The following may contain spoilers for ULTRAMAN Season 2.
Director / Kenji Kamiyama, Shinji Aramaki
Original Work / Eiichi Shimizu, Tomohiro Shimoguchi
Production / Tsuburaya Production, Production I.G., Sola Digital Arts
Release Date / April 2022
As of this review, it’s been three years since the first season of ULTRAMAN, the Netflix Original anime adaptation of Eiichi Shimizu and Tomoshiro Shimoguchi’s modern take of the tokusatsu classic, was released. While not a 100% adaptation of the source manga, it did stick to a considerable extent and was able to tell a good story that left audiences wanting more. Months leading up to its release, we were given multiple teases of how our new team of six Ultraman Suit-donning warriors would assemble in the same vein as the original Showa-era Ultra Brothers. And that really did the job as I was excited for this season. Though I admit to having reservations going in as we are only getting half the number of episodes when compared to the first season. Not to mention significant changes from the plot of the original manga, that it effectively makes this adaptation lighter in tone, and removes a good deal of character development to several characters. That said, I will do my best to dish out my unsolicited thoughts based on this adaptation alone as we take a look at the sophomore season of ULTRAMAN.
While Season 1 ended with some unresolved mysteries, it was a relatively closed story. Both Shinjiro Hayata and Dan Moroboshi continued their work for S.S.S.P., Hokuto Seiji went with Bemular after the battle with Ace Killer, and Jack headed to America with Yapool (i.e. the alien who made the Ace Suit for Hokuto). Season 2 opens with a mysterious disappearance incident in New York which brings journalist Kotaro Igashi to Japan. As if a magnet to these incidents, another mass disappearance happens in Tokyo, which unfortunately includes Shinjiro. Investigating this mystery and finding out the mastermind behind leads to our heroes joining together to save those who disappeared.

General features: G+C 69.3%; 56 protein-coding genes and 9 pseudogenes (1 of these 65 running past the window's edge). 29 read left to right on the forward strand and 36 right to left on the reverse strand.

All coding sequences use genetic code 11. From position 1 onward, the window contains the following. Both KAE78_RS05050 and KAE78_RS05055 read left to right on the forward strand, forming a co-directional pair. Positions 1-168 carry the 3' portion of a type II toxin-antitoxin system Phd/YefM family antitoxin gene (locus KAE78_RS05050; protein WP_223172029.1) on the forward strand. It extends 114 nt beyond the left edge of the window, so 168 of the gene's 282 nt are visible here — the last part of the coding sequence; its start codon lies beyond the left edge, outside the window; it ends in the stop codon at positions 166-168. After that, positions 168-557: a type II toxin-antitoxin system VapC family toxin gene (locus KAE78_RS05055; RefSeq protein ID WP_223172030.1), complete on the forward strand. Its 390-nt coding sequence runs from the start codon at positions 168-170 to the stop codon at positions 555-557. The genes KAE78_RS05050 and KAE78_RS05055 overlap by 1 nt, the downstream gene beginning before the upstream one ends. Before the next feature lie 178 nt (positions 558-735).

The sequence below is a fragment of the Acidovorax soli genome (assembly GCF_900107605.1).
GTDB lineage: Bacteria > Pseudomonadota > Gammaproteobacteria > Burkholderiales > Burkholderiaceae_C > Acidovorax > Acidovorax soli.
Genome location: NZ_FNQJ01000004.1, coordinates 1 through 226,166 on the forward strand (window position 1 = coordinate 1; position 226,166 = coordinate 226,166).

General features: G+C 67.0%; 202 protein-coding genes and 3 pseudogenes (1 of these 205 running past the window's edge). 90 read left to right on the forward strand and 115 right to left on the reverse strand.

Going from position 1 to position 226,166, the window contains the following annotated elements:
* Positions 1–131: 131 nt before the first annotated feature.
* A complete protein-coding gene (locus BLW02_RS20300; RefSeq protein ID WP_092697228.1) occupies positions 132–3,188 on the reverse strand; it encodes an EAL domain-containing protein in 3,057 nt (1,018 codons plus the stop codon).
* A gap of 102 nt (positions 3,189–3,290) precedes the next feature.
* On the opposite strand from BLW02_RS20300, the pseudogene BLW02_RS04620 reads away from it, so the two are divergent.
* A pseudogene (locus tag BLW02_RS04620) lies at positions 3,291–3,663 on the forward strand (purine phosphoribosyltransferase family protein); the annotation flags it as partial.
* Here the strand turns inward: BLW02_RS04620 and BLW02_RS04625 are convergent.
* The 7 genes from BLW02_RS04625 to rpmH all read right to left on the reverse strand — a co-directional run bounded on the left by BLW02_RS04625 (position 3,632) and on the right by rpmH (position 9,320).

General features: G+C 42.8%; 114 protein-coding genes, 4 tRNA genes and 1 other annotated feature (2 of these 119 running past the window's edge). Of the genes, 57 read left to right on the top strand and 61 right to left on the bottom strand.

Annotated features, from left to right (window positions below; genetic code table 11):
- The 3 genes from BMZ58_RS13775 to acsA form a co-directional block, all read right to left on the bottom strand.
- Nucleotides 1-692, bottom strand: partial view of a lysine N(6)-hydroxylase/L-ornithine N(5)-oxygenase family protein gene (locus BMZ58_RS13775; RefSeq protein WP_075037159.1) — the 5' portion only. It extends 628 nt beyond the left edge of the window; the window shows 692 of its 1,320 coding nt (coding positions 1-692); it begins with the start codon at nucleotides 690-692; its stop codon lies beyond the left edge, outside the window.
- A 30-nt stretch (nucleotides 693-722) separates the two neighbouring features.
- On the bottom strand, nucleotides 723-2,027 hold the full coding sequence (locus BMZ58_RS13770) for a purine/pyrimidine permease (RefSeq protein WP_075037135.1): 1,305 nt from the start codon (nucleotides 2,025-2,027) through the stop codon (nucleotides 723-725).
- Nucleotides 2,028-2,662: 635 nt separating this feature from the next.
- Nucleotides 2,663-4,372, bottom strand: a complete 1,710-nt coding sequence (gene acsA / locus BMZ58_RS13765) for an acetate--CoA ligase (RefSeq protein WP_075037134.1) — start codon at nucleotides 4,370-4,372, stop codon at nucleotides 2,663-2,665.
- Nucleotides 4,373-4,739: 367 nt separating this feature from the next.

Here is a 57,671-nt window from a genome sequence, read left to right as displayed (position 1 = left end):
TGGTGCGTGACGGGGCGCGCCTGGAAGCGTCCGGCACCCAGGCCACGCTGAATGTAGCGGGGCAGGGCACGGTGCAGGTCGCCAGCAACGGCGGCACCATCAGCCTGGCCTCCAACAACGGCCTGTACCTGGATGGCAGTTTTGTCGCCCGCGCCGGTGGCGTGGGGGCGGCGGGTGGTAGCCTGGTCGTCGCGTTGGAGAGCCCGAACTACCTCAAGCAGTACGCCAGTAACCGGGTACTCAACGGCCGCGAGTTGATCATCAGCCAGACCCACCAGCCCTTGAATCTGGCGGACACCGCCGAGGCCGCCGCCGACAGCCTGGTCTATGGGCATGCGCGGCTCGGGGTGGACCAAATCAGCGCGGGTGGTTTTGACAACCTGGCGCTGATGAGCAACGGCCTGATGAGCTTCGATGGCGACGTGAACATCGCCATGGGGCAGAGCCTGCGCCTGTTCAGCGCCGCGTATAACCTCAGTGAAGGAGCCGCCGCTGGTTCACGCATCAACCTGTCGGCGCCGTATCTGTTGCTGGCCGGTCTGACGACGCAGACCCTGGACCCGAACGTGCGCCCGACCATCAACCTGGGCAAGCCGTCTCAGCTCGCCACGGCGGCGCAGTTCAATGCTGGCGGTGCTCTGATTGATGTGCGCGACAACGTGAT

As I mentioned earlier, I won’t be comparing this season to the volumes of the manga it loosely adapted. But the changes they made did affect how the story turned out overall. First, the plot felt a little shallow. Don’t get me wrong, a good chunk of people disappearing without a trace shouldn’t be taken lightly. But it came across as more of a generic plot you’d often see in live action tokusatsu shows, and pales in comparison to the deeper themes of season 1. Then we get to the characters, where they were clearly building up Kotaro as the newest hero to join the team. Most of the episodes are focused on fleshing out his motivations for fighting, mainly how everything led to the loss of his girlfriend, Izumi. Though he didn’t really have a tough time finding resolve since he’s already the ‘I am a true believer of justice’ kind of character. On that note, I’m not sure if it’s just me, but I didn’t fully understand how his power was activated. He was supposedly shot with the same malfunctioning quantum transportation beam that ultimately killed Izumi, but instead activated his latent powers, I guess.
Unfortunately, this meant Kotaro got most of the character development ‘allocation’ for the season, especially with the shorter 6-episode run. Jack did get some development as he is, sort of, the mentor of Kotaro, and he did show legitimate concern when Kotaro was seemingly killed in the climactic battle. Both Shinjiro and Dan were basically the same throughout the season. Heck, Shinjiro was virtually out of the action for the first half thanks to being captured. Oh, he did have some character growth, well mostly with his relationship with Rena, which I hope would have some significance in the final season. And don’t ask me about the villains, particularly how Alien Pedan of the alien terrorist organization Star of Darkness is clearly a setup for the big evil bad guy for the next season. We do get to sympathize with Maaya and how the Star of Darkness is using her nearly extinct species.
They also seemed to be rushing to give everyone an Ultraman Suit. All of the marketing leading up to the season was basically everyone fighting in shiny new Ultraman Suits, to which they did around episode 3. Though I have to admit, it was a treat seeing Shin Hayata’s Prototype Suit transform into the Zoffy Suit, then fight together with Shinjiro. On that note, the visuals are still great, and this comes from a person who didn’t have a problem with the whole cell-shaded 3D approach. But if you have, then I doubt you’d even stick through with the first season. I also had a chuckle with the ending credits where everyone’s silhouettes, whether friend or foe, were dancing to the ending theme. It’s a cool concept and reminded me of how Super Sentai shows often have the main team also dance during the ending credits.
In a nutshell, season 2 of ULTRAMAN pales in comparison to season 1. From the shorter length to the seemingly toned-down story, I was somewhat disappointed. But you do see all six of our heroes in their Ultraman Suits fighting monsters and giant robots. The season ends on a cliffhanger when Bemular states they’re now at the “beginning of the end.” Fortunately for us, we won’t have to wait long as they’ve announced the third and final season which will drop next year. I’d recommend watching season 2 to see it leads to the final season, but it’s definitely weaker compared to the first.
Seasons 1 and 2 of ULTRAMAN are now available for streaming on Netflix. Season 3 is slated for a 2023 release.